In this debut thriller, a trio of linked stories follows a bevy of characters driven by greed and vengeance, all sparked by the Irish mob’s heinous deeds.
In the first tale, “Rear View Mirror,” Francis Cranford, living a lowly life, tracks down his separated-at-birth twin, Kenneth Redman, a military man who has accumulated quite a fortune. But Irish mobster Hugo Henry has a plan: he offers Francis millions if he swaps identities with Kenneth and gets the mob access to his twin’s estate. Francis, however, has a scheme of his own, which entails keeping his brother’s riches all to himself. “Silk Road to Atlantis” picks up with Nikko Sporkas, who played a part in Francis’ swindle. Nikko seeks revenge in Ireland against the Irish mob, whom he blames for his father’s death. Hugo’s older brother Tyrone, meanwhile, arranges wife Cynthia’s abduction to demand ransom from her ambassador father and for another, far worse reason. Nikko ultimately teams up with Cynthia, as well as Kenneth’s niece and goddaughter, Jude and Kimmie, to face off against Tyrone. The final tale, “Subterfuge,” finds Nikko and Cynthia back in the U.S., where Nikko gets in the marijuana business with Berton James. Bert, however, is working for the Mafia, while Irish and Russian mobsters make matters worse, regardless of whether they’re aligned with the Italians. The three stories in this novel are distinctive but have a strong connection; protagonists vary, but the characters have clear associations and the Irish mob ties them together. Hoffman’s breakneck pace is commendable and often surprises with sudden deaths and shifting motives, like Nikko forgoing retribution for simple avarice. Breezing through the stories, however, favors the plot over characters. Camille Bisset’s first-person perspective, for example, introduces readers to Kenneth, but despite being his new girlfriend, Camille practically disappears from the story. Characters appear in the novel with Hoffman providing little development, and the author likewise doesn’t invest much in relationships, so a potentially interesting romance between Nikko and Cynthia is over before it has started. Still, the surfeit of characters is easy to follow, while the baddies— Irish, terrorists, etc.—are an unmistakable menace.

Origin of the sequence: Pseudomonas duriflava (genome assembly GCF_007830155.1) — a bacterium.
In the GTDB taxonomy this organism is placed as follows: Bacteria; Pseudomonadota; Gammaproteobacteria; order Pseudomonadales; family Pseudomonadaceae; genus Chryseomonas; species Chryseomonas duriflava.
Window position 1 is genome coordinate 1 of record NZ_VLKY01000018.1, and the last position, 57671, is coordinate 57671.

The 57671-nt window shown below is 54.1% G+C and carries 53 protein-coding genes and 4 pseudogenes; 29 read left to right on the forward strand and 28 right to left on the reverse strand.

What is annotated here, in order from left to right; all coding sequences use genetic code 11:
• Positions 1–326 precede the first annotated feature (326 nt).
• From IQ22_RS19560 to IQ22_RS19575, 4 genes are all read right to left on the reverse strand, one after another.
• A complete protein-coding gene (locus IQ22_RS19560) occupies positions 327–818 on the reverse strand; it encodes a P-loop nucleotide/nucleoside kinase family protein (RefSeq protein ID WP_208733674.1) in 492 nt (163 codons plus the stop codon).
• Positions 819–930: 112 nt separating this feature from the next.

The action-laden plot leaves some characters in the dust but retains a high-speed tempo.